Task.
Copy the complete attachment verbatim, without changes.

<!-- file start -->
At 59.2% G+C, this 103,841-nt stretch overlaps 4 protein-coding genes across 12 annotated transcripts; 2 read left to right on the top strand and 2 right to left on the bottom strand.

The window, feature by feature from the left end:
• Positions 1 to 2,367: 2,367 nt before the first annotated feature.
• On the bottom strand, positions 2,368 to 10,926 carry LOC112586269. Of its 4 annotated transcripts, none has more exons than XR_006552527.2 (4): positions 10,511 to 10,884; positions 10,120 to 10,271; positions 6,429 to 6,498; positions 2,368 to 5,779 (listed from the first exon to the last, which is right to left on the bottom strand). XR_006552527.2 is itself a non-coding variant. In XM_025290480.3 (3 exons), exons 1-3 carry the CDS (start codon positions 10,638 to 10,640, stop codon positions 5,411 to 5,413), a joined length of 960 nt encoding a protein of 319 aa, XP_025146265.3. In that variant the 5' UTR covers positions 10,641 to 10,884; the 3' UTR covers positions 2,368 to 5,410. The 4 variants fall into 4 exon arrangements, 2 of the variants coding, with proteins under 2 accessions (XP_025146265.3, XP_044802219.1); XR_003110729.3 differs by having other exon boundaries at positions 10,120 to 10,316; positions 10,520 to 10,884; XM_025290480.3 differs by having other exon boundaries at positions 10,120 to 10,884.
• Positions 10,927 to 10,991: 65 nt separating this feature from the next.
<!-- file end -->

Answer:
At 59.2% G+C, this 103,841-nt stretch overlaps 4 protein-coding genes across 12 annotated transcripts; 2 read left to right on the top strand and 2 right to left on the bottom strand.

The window, feature by feature from the left end:
• Positions 1 to 2,367: 2,367 nt before the first annotated feature.
• On the bottom strand, positions 2,368 to 10,926 carry LOC112586269. Of its 4 annotated transcripts, none has more exons than XR_006552527.2 (4): positions 10,511 to 10,884; positions 10,120 to 10,271; positions 6,429 to 6,498; positions 2,368 to 5,779 (listed from the first exon to the last, which is right to left on the bottom strand). XR_006552527.2 is itself a non-coding variant. In XM_025290480.3 (3 exons), exons 1-3 carry the CDS (start codon positions 10,638 to 10,640, stop codon positions 5,411 to 5,413), a joined length of 960 nt encoding a protein of 319 aa, XP_025146265.3. In that variant the 5' UTR covers positions 10,641 to 10,884; the 3' UTR covers positions 2,368 to 5,410. The 4 variants fall into 4 exon arrangements, 2 of the variants coding, with proteins under 2 accessions (XP_025146265.3, XP_044802219.1); XR_003110729.3 differs by having other exon boundaries at positions 10,120 to 10,316; positions 10,520 to 10,884; XM_025290480.3 differs by having other exon boundaries at positions 10,120 to 10,884.
• Positions 10,927 to 10,991: 65 nt separating this feature from the next.